(98c) Weak Interactions on an Oscillating Micro-Electrode Array

Johnson, K. C., University of Minnesota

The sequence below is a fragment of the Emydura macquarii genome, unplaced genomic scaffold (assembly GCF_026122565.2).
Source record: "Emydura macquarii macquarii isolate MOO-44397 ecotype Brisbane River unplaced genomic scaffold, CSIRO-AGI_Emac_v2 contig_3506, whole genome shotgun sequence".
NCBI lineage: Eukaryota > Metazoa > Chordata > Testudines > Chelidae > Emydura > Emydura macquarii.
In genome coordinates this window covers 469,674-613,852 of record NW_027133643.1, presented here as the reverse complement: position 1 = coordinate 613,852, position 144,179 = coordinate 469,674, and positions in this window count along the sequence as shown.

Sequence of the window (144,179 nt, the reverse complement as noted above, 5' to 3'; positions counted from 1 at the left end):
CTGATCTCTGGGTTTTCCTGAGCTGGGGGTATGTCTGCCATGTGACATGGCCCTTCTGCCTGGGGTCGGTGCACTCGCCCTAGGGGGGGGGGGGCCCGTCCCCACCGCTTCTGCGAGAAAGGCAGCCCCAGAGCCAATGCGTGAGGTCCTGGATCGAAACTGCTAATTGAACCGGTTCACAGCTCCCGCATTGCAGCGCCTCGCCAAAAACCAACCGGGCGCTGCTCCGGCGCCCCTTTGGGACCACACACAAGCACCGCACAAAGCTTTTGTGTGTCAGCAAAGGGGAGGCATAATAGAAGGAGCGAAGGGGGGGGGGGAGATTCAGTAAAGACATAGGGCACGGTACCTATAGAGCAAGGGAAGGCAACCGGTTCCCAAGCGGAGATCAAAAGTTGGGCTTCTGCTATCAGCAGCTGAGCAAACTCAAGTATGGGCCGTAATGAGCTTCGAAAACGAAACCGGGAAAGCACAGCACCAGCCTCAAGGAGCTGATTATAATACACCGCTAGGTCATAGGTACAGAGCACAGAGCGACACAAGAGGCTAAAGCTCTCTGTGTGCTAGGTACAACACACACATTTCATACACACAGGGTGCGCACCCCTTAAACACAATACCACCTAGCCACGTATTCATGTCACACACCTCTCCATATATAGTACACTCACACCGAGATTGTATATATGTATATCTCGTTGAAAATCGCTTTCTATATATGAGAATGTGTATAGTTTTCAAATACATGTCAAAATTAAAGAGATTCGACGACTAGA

The electrodissolution of nickel electrodes with resistance in sulfuric acid provides a model for studying oscillations in chemical and biological systems. A nickel microelectrode array was used to look for interactions between current oscillations. These interactions had not previously been observed in nickel systems. Interactions were observed on electrode pairs and were further studied for dependence on acid concentration, separation distance, and applied potential. The interaction effects, which were not strong enough to cause synchronization, were asymmetric; one electrode exhibited periodic variations in amplitude and waveform that the other electrode did not. Acid concentration and electrode distance were not shown to have an effect on either phase difference or waveform effects. The applied potential did influence the interactions, with smaller phase differences and more-defined waveform disturbances occurring at higher potentials. Future experiments with larger numbers of electrodes will look for more complex interactions and pattern formation. It is hoped this research will provide insight into biological systems such as epilepsy and circadian rhythms.